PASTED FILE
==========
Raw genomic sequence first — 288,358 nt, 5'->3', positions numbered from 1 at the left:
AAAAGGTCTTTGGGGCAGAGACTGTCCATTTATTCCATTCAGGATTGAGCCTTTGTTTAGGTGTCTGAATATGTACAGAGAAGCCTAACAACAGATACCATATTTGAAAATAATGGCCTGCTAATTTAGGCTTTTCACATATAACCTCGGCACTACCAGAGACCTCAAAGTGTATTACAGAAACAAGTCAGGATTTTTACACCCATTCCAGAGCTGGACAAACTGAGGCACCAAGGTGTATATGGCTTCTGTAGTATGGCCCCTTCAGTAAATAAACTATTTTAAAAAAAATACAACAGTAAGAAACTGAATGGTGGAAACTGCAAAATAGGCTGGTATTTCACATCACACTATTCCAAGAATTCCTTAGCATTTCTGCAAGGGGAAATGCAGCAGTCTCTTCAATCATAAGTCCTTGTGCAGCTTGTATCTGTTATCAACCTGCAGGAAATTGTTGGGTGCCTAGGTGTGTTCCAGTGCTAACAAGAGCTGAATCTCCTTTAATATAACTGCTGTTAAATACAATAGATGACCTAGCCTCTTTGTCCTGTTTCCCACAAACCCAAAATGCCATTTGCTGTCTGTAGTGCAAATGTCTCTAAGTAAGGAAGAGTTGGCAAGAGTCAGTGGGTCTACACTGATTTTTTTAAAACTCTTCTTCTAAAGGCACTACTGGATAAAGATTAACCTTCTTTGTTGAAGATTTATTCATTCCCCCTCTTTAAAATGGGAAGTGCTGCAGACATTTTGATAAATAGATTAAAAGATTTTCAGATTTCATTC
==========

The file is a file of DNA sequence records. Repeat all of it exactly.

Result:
Raw genomic sequence first — 288,358 nt, 5'->3', positions numbered from 1 at the left:
AAAAGGTCTTTGGGGCAGAGACTGTCCATTTATTCCATTCAGGATTGAGCCTTTGTTTAGGTGTCTGAATATGTACAGAGAAGCCTAACAACAGATACCATATTTGAAAATAATGGCCTGCTAATTTAGGCTTTTCACATATAACCTCGGCACTACCAGAGACCTCAAAGTGTATTACAGAAACAAGTCAGGATTTTTACACCCATTCCAGAGCTGGACAAACTGAGGCACCAAGGTGTATATGGCTTCTGTAGTATGGCCCCTTCAGTAAATAAACTATTTTAAAAAAAATACAACAGTAAGAAACTGAATGGTGGAAACTGCAAAATAGGCTGGTATTTCACATCACACTATTCCAAGAATTCCTTAGCATTTCTGCAAGGGGAAATGCAGCAGTCTCTTCAATCATAAGTCCTTGTGCAGCTTGTATCTGTTATCAACCTGCAGGAAATTGTTGGGTGCCTAGGTGTGTTCCAGTGCTAACAAGAGCTGAATCTCCTTTAATATAACTGCTGTTAAATACAATAGATGACCTAGCCTCTTTGTCCTGTTTCCCACAAACCCAAAATGCCATTTGCTGTCTGTAGTGCAAATGTCTCTAAGTAAGGAAGAGTTGGCAAGAGTCAGTGGGTCTACACTGATTTTTTTAAAACTCTTCTTCTAAAGGCACTACTGGATAAAGATTAACCTTCTTTGTTGAAGATTTATTCATTCCCCCTCTTTAAAATGGGAAGTGCTGCAGACATTTTGATAAATAGATTAAAAGATTTTCAGATTTCATTC